For reference to her grandmother, Harriott Pamplin, neé Dench, see here
Mrs. Owen was the Housekeeper at Palé and was to become Godmother to baby Frances Harriett. This suggests how closely the staff and the family of the ‘big house’ were concerned with the Ruddy family. Their assistance would have been essential to enable Thomas to carry on as widowed father after the death of his first wife, Mary. He appeared to able to go on with his work, natural history and geology expeditions and in due course court, marry and go on honeymoon with his second wife whilst the three quite young children of his first marriage were adequately cared for. The Welsh census returns of each decade also show a living in general maid at the Garden House.
I have not been able to get the dimensions of the Garden House at Palé; it is a substantial house, but by 1884 was becoming well-populated. With Thomas and his wife, there were the three children of the first marriage, Thomas Alexander (15), William Pamplin (12) and Mary Emily (11) The eldest son of the second marriage, Henry Ernest was 2, there was the new baby, the live-in servant Jane and Mrs. Williams, Frances’ mother, was staying with them.
Thomas’ ever increasing collections must have needed a growing amount of space, and as is clear from an entry later in 1884, there were always people anxious to come and see them, even with a very new baby in the house:
Friday 30th May Mr and Mrs Aitken of Urmston Manchester came to see my fossils. Mr Aitken is president of the Manchester Geological Society. He was with the party I acted as a guide to last year and who went to Llanwydden. He examined my collection very minutely and was very pleased to see it. He said he never thought to see such a fine collection of Bala fossils although he was told I had a good one.
His wife was a very affable lady and enjoyed herself with Francis and Mrs Williams. They came by the 5.20 train and went to Bala by the last from here as they were going to stay at the Lion Hotel. I met them at the train and we had tea ready for them of which they willingly partook. I gave him some nice Bala fossils and went to the station with them after they saw the garden.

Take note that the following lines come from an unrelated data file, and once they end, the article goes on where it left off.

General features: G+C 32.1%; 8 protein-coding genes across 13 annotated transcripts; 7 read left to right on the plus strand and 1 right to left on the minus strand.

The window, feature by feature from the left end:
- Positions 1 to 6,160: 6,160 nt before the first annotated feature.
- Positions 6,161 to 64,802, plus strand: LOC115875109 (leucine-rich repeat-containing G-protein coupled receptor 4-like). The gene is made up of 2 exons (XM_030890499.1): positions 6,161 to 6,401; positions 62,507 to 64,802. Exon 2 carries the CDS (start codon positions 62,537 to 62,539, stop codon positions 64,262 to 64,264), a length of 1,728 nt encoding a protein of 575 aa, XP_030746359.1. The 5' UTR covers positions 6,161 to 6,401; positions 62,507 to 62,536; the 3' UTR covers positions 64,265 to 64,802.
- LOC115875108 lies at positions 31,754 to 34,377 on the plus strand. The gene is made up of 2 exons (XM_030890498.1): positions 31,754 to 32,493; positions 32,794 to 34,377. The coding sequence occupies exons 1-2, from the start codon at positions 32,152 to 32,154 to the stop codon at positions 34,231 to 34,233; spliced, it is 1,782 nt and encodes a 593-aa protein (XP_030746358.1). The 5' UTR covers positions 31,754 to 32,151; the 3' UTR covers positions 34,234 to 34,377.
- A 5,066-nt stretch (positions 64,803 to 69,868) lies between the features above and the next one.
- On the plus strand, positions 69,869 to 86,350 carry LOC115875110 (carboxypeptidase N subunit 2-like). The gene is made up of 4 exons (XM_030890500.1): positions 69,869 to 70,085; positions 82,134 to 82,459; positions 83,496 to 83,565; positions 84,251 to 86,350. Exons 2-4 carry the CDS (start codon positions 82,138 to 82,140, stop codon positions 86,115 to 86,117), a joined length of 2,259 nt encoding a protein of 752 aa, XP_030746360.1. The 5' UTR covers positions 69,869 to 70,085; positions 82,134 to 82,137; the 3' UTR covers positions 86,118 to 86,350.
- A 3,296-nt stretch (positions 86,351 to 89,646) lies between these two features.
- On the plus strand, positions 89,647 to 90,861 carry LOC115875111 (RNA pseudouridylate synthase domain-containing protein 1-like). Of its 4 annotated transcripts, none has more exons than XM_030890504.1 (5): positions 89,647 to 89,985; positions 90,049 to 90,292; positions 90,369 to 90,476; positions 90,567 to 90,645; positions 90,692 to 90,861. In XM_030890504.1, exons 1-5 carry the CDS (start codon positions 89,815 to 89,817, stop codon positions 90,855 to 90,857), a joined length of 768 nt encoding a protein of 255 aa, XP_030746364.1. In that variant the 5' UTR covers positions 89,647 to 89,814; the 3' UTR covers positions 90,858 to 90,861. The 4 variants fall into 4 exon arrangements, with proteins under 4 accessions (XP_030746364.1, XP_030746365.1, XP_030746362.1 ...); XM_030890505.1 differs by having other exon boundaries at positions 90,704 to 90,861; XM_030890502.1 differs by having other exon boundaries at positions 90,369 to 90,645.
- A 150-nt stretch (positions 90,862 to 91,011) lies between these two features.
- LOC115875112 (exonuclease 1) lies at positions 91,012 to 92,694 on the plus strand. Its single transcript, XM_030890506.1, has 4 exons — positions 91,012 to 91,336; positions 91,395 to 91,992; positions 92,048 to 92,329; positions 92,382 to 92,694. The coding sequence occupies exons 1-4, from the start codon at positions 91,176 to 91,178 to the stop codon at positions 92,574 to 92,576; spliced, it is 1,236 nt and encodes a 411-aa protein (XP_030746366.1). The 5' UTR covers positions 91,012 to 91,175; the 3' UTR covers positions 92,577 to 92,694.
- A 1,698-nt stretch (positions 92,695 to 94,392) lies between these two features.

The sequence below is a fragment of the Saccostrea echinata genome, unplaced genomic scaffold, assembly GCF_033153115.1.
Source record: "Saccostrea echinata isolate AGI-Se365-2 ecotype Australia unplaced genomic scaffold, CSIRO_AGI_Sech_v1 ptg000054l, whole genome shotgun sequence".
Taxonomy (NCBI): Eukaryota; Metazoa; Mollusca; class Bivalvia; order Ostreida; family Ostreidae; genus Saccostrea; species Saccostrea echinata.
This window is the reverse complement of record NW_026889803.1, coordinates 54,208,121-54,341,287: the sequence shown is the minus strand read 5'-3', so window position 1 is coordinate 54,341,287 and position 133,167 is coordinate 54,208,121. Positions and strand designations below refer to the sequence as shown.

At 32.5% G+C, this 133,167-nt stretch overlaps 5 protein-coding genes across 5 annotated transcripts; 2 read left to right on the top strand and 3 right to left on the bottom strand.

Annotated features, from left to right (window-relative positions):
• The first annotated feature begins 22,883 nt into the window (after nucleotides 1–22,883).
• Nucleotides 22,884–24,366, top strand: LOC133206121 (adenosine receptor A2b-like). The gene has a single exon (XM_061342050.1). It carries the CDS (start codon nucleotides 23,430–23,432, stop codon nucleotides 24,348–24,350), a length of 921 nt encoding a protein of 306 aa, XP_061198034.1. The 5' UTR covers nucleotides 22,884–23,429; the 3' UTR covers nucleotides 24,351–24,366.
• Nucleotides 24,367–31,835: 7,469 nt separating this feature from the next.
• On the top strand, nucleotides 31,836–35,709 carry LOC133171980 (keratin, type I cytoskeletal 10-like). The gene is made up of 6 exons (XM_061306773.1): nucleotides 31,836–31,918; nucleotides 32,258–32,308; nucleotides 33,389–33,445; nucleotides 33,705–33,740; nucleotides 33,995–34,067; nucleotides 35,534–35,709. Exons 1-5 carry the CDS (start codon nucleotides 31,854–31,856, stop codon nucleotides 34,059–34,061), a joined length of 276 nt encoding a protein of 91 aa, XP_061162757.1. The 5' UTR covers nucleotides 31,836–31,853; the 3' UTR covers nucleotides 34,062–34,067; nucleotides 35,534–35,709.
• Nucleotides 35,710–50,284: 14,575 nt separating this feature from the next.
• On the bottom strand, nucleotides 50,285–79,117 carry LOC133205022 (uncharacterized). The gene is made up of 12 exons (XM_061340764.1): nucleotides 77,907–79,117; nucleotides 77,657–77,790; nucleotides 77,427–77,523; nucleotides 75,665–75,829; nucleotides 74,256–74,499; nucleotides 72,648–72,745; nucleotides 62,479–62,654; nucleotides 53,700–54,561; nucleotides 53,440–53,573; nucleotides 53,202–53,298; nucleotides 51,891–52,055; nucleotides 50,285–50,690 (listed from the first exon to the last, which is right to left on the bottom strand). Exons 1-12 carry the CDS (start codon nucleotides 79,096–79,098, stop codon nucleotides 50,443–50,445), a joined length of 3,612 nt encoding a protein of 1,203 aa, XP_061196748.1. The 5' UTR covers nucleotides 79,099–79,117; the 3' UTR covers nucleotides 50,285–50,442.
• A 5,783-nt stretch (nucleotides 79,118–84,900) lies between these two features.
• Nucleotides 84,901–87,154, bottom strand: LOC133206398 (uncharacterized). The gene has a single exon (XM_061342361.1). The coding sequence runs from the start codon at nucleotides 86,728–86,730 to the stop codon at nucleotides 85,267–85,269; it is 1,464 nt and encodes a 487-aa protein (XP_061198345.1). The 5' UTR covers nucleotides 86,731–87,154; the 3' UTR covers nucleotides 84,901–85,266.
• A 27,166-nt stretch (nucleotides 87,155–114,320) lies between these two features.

Thursday, June 19 Major K. McKenzie of the Indian staff Corps brought his wife and daughter to see my collections. They were very much interested in the fossils, birds eggs, dried plants, minerals and coins. The lady was much interested in the plants as she is a botanist. They were here an hour and a half and wished they had more time to stay. They were very much surprised to see such very interesting collections, and they repeatedly said they wished they had made my acquaintance long before. I showed them the circulation of the sap in the Nitella and other interesting things under the microscope. They were very pleasant and affable, enjoyed their visit and wished they could come again but they leave Bodwenni for Llandudno on Monday.
Thomas was a loving and quite hands-on father by contemporary standards, recording events in the progress of his new daughter:
June 1 Whitsun Day Francis came downstairs to have dinner for the first time since baby was born. Monday 9th Francis and baby out for first time.
Sunday the 15th Baby was christened at Llanderfel church by Reverend William Morgan. Mr Pamplin was Godfather and Mrs Owen an old friend was Godmother. [Mrs. Owen, Housekeeper at Palé Hall. ed.] Mrs. Williams was at the ceremony. Name – Frances Harriett Ruddy.
Thomas, however was not to be deterred from his lengthy expeditions, which seem to have been essential to his well-being as a busy Head Gardener and devoted husband and father.
Thursday, June 12 I left here by the 9.10 train for Arenig station to have a ramble along the railway down Cwm Prysor Valley.
I got to Arenig by 10 o’clock and at once started up the line past Pont Rhydefen and the north end of Arenig. It was very warm and fine; the cuckoos were calling to one another, the larks  were singing merrily above me as I passed along; and the Riverside meadows were blue and white with wild hyacinths and daisies. The only interesting plant I saw until I got to the little lake of Tryweryn was the globe flower.
I walked along the south side of the lake where I saw plenty of the yellow waterlily I found the Isoetes and Littorella lacustris but no Lobelia or any other interesting plant. No shells. At Nant-du, not far from the lake, I examined an old lead mine, which was abandoned about 10 years ago. It was in the Llandeilo slates, had to shafts, some buildings, machinery, and a water wheel. I saw no minerals but as the debris consisted of fine slates I could hardly expect to find any.